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Ghana's first independent artist residency program unveils new works by Emmanuel Taku
Emmanuel Taku, Sister Sister II. 214 cm x 300 cm.



ACCRA.- Marking its first edition, Noldor, Ghana’s first independent artist residency program, unveiled Temple of Blackness – It Takes Two, the debut solo presentation of its inaugural resident, emerging Ghanaian artist Emmanuel Taku. The exhibition, on view from December 4, 2020 – January 17, 2021 at Noldor’s warehouse studio space in Accra’s La district, features 10 portraits created by the artist during his time at the residency. Building on Taku’s figurative surrealist approach, the new work revisits and reclaims a Black narrative and identity. Reflecting the residency’s profound concern for its artists’ creative development, this first iteration attests to Noldor’s role as a catalyst in the emergence of a striving Ghanaian local subculture.

A technically trained emerging African artist with only limited resources to pursue his art, the Accra-based artist Emmanuel Taku was selected as Noldor’s first resident and invited to take part in the annual four-week program in November 2020. For the first three weeks, the artist resided and created in Noldor’s large-scale warehouse studio space located in Accra’s seaside La district. The final week took place in a secluded space in the periphery of central Accra, an alternative psychological retreat where Taku received personal, professional and creative guidance. Following Noldor’s unconventional format, the residency reflects an organic, holistic approach to creation – one where emotional health nourishes an artist’s creative process.

Mentored by mid-career Ghanaian artist Gideon Appah, Taku produced a selection of works expanding on his existing style. Temple of Blackness – It Takes Two presents 10 figurative surrealist portraits, with the artist’s distinct silk-screening approach. Throughout his practice, Taku, a graduate in Visual Arts and Textiles from the Ghanatta College of Art and Design, uses a variety of materials, from acrylic to textiles and newspapers, which he applies on canvas, fiberglass, fiber net, mesh or plywood. Manipulating and further exploring the materials, he captures the Black body in abstract form, recalling a human shape yet endowing it with a supernatural essence. Individual or paired, the figures become anthropomorphic silhouettes, bodies engulfed in a common silkscreened fabric print thereby creating of sense of consolidation, synergy, and unity. Reflecting the artist’s fascination with fabric and pattern, in particular paisley, the choice of material calls to a mixed cultural identity – a textile fashioned in India, which has since adopted a British sensibility and now integrated a sartorial mainstream.

Sketching these abstracted Black bodies, one as a reflection of the other, Taku projects a mixed, therefore in part shared, Black identity. Revisiting a narrative in which the Black body is often objectified or politicized, he reclaims perceptions of Blackness, overturning them by affirming Black identity as one whole worthy of reverence, both historically and today. “This body of work was inspired by British-Ghanaian artist John Akomfrah’s discussion on his perceptions as child that museums presenting works by J. M. W. Turner or John Constable were ‘Temples of Whiteness,’” Taku explains. “This notion stuck with me and drove me to aspire for my own ‘Temple of Blackness,’ one that would capture Black people as demi-gods, or heroes. In depicting these Black bodies as abstract, analogous shapes, all-the-more united by their silkscreen casts, I seek to reclaim their anecdotal, objectified representation, instead affirming a shared, universal and strong Black identity.”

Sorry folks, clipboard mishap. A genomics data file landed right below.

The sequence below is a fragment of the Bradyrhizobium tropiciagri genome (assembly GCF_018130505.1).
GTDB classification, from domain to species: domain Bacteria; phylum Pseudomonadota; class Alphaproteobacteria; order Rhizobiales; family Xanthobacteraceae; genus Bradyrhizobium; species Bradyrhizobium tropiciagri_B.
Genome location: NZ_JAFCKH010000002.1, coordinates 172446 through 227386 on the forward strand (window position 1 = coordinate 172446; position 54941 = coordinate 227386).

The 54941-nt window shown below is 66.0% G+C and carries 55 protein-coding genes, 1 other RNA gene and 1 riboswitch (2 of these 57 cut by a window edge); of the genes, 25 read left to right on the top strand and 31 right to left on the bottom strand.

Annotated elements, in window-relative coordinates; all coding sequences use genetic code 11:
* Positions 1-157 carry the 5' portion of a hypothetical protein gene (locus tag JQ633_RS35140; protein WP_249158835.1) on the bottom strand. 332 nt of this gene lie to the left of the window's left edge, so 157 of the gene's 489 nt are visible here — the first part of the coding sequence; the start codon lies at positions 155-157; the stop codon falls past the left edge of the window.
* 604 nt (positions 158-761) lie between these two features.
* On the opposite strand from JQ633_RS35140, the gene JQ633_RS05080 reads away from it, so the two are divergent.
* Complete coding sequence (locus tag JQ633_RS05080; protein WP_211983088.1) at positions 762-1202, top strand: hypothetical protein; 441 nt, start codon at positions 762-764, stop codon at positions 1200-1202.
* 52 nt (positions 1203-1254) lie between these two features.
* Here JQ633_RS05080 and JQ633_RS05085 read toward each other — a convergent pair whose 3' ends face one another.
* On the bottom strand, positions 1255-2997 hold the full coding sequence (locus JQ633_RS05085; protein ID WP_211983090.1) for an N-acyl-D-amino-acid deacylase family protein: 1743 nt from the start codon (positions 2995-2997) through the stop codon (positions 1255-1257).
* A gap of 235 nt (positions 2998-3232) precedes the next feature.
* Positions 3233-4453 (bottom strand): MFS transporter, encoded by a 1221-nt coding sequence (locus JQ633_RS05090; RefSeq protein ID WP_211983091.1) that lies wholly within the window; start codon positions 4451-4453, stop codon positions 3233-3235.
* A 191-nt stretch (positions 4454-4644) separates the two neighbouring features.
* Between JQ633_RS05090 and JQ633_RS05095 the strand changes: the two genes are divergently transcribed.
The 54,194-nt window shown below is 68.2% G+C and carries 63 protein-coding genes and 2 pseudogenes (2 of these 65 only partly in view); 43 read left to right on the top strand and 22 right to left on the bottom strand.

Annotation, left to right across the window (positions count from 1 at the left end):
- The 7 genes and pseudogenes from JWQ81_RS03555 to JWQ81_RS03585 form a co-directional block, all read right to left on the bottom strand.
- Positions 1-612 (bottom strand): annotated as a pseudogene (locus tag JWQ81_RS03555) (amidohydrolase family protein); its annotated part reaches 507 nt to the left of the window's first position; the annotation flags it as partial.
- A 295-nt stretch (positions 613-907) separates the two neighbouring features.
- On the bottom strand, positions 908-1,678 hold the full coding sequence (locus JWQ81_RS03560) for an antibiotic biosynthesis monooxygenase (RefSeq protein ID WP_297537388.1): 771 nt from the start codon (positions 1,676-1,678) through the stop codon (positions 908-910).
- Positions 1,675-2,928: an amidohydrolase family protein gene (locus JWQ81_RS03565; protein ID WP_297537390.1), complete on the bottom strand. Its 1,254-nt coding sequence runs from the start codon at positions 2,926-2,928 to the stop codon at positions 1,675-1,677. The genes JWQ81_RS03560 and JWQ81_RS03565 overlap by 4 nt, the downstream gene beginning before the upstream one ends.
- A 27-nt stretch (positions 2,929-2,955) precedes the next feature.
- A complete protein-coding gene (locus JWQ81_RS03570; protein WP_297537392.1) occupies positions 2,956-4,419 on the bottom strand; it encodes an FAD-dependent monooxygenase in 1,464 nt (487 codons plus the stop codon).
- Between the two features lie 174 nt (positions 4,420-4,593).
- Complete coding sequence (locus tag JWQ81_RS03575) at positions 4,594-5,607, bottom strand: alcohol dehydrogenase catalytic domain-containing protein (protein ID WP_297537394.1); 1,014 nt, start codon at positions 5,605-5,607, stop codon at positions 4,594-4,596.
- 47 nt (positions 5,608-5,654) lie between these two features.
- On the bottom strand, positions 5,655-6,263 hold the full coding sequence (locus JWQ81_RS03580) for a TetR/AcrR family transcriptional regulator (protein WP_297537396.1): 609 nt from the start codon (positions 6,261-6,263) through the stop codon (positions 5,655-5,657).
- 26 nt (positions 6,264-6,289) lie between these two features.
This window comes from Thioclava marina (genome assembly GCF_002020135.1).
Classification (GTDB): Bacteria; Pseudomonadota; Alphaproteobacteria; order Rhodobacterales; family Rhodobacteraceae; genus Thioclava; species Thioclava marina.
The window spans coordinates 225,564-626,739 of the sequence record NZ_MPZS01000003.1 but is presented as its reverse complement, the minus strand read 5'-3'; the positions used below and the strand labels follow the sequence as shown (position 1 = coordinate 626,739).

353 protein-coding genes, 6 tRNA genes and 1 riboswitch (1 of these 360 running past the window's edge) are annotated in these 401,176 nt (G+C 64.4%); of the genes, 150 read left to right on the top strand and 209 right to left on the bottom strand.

On view until January 17, 2021, the exhibition affirms the residency’s vision to act in the development of a striving local subculture, a Ghanaian and African ecosystem where artists, museums, art galleries and a growing collectorship meet. All-the-while globally minded, Noldor will subsequently bring the works to global audiences through partnerships with international galleries. “My time at Noldor acted as a turning point in my artistic practice. I was given the opportunity and resources to develop myself creatively, expanding on an approach which I have long explored, and to anticipate a career as an international artist.”

The second edition of Noldor will take place in the Fall 2021, with the selection process to occur over the Summer 2021.

Born in Accra, Ghana, Emmanuel Taku has been practicing portraiture for over ten years. Using a variety of materials from acrylic to textiles and newspapers which he applies on canvas, fiberglass, fiber net, mesh or plywood, Taku’s visual language distinctly draws on figurative surrealism.

A graduate in Visual Arts and Textiles from the Ghanatta College of Art and Design, Taku subsequently acted as an art teacher in figurative drawing. All-the-while pursuing his independent work, he sought inspiration from peers including rising Ghanaian artists Kwesi Botchway and Gideon Appah.

Selected to take part in Noldor’s inaugural residency program in November 2020, Emmanuel Taku will unveil a new series of figurative surrealist portraits conceived through his distinct mixed-media approach. Titled Temple of Blackness – It Takes Two and presented at Noldor’s studio space from December 4, 2020, to January 17, 2021, the exhibition marks Taku’s solo debut and introduction to the contemporary art world.










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